Back to School – with mobile device

Mark Canes

It’s the day after Labor / Labour Day – back to school (or for many, back to reality).  On the topic of school, I’ve been following a story about use of technology in high schools – specifically mobile technology like smartphones and tablets.

The debate seems to evoke strong opinions. Seems you either think that high school students should be completely cut off from portable devices in the classroom, or you think that texting should be woven into the fabric of every class.

Mostly, the arguments are quite simple and straightforward on both sides:

  • These devices are today’s equivalent of pen and paper – they’re part of reality and best integrated into the classroom, vs
  • Texting and browsing during class causes distraction, lack of focus, and jeopardizes the student’s ability to learn basic skills like writing

Of course there are many other arguments, but these seem to capture the essence of most.

My take on this is quite simple: why does it have to be all or nothing? In the real world, into which high school students will be dumped in 1 – 4 years, here’s what happens:

  • Many people (in Canada, most people) use smartphones and / or tablets daily for various tasks, work and leisure
  •  Most people know when to “unplug” and leave the devices alone (I haven’t seen too many people swimming with their iPad so far)
  • Those few that don’t get it (drive while texting, use their phone during a movie) are no different from the idiots when I was young who drove without seatbelts, or smoked during a movie in a no-smoking auditorium – if they didn’t have their smartphones, they’d find some other way to be inconsiderate or anti-social – and yes, they are in the minority.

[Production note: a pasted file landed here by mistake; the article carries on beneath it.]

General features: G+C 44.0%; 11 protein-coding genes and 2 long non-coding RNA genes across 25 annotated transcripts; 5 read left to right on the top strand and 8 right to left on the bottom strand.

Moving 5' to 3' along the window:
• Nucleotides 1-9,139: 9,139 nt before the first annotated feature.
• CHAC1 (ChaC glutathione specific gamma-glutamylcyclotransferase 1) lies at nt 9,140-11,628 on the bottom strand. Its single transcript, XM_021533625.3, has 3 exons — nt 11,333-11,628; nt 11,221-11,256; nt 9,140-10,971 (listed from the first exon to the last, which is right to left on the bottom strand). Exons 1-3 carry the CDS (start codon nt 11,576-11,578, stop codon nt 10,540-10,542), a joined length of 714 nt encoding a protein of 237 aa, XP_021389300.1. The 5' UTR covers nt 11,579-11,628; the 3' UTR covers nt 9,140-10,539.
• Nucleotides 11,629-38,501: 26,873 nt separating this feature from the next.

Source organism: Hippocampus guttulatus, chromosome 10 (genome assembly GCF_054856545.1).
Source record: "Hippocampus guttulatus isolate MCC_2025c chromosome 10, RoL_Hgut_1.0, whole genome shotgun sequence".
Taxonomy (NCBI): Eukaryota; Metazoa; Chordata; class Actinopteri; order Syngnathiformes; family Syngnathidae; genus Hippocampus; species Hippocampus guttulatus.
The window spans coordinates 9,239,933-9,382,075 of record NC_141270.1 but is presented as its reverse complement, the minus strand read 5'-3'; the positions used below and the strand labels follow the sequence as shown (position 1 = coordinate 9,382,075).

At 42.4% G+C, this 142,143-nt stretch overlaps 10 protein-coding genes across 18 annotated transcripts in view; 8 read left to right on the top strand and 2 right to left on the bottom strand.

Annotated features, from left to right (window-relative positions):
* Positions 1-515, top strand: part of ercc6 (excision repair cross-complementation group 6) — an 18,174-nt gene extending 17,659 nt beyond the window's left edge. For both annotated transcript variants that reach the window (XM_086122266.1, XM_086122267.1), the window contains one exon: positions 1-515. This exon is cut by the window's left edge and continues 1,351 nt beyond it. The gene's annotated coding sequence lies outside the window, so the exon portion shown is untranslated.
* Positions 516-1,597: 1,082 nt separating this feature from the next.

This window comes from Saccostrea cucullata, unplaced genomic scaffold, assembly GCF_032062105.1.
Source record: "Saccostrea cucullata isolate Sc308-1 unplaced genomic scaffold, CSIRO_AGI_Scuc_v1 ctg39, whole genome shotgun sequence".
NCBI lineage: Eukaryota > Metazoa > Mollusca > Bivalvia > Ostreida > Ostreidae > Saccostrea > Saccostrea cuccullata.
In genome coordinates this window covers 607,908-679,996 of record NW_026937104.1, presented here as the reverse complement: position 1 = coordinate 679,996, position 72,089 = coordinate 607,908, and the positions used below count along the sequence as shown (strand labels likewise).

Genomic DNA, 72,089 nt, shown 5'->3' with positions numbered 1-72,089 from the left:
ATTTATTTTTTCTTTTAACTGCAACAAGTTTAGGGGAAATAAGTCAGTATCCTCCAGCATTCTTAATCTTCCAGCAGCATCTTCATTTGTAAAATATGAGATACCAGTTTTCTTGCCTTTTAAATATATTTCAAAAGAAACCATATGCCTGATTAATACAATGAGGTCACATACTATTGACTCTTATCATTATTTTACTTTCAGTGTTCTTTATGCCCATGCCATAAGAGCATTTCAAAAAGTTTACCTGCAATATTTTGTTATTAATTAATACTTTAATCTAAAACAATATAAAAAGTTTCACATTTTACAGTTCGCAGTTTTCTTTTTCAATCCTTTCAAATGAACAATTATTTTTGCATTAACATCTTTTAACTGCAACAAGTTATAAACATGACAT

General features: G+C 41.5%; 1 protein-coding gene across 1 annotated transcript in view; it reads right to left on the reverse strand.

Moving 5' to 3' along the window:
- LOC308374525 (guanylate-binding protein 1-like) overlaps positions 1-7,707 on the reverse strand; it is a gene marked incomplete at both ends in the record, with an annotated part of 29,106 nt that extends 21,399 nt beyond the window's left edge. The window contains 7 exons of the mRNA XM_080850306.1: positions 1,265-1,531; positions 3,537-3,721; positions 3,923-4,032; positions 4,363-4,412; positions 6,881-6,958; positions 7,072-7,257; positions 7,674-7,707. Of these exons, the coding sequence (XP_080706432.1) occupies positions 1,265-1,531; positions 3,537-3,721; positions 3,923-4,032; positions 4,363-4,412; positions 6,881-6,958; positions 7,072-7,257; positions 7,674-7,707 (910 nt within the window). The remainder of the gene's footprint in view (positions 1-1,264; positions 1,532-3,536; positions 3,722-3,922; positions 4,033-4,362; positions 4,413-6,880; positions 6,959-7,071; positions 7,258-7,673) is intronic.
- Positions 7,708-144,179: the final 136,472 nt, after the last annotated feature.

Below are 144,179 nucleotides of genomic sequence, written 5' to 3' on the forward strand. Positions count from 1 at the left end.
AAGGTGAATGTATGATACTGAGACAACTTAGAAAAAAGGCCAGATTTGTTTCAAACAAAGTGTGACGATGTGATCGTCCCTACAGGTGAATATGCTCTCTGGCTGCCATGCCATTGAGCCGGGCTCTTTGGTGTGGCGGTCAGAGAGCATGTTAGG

I think that a common sense approach to mobile devices in the classroom would involve flexibility, teachers who do not feel threatened by the technology, and some absolute “unplug” rules that are enforced – like no devices during a discussion session or test, with the punishment for non-compliance being immediate confiscation of the offending device for a minimum of 24 hours. The rest of the time, students can learn to use these tools to enhance their learning and work, just like we so-called adults are trying to do in the workforce.

The bigger issue would be in lower-income (or mixed income) areas where some kids would show up with the newest tablet, while others in the same class can’t afford even a basic smartphone. That’s an issue that needs to be addressed anyway, to avoid a future where high school graduates are not up to date with basic technology tools used in everyday work – it’s a national productivity issue, and as such it’s incumbent on both government and business to find a way to make devices available during school hours to those students who cannot afford their own. But that’s a topic for a different blog post.